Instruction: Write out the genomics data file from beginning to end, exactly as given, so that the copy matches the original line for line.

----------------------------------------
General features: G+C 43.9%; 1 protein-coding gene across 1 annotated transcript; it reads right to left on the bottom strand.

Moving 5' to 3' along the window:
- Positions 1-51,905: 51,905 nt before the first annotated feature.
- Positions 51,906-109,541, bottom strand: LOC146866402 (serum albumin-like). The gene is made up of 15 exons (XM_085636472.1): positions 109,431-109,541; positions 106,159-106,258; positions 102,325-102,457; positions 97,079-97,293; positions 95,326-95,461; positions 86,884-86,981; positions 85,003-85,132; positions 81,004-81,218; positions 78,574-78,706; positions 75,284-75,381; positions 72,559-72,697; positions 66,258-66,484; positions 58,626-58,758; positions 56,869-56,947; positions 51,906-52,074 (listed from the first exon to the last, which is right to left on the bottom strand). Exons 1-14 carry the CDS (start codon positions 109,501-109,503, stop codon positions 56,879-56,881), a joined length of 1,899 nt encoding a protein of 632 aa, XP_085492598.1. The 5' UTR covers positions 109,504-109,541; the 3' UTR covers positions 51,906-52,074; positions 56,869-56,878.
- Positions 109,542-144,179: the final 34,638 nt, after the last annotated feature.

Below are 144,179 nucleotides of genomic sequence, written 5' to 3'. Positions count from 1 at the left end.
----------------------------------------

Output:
General features: G+C 43.9%; 1 protein-coding gene across 1 annotated transcript; it reads right to left on the bottom strand.

Moving 5' to 3' along the window:
- Positions 1-51,905: 51,905 nt before the first annotated feature.
- Positions 51,906-109,541, bottom strand: LOC146866402 (serum albumin-like). The gene is made up of 15 exons (XM_085636472.1): positions 109,431-109,541; positions 106,159-106,258; positions 102,325-102,457; positions 97,079-97,293; positions 95,326-95,461; positions 86,884-86,981; positions 85,003-85,132; positions 81,004-81,218; positions 78,574-78,706; positions 75,284-75,381; positions 72,559-72,697; positions 66,258-66,484; positions 58,626-58,758; positions 56,869-56,947; positions 51,906-52,074 (listed from the first exon to the last, which is right to left on the bottom strand). Exons 1-14 carry the CDS (start codon positions 109,501-109,503, stop codon positions 56,879-56,881), a joined length of 1,899 nt encoding a protein of 632 aa, XP_085492598.1. The 5' UTR covers positions 109,504-109,541; the 3' UTR covers positions 51,906-52,074; positions 56,869-56,878.
- Positions 109,542-144,179: the final 34,638 nt, after the last annotated feature.

Below are 144,179 nucleotides of genomic sequence, written 5' to 3'. Positions count from 1 at the left end.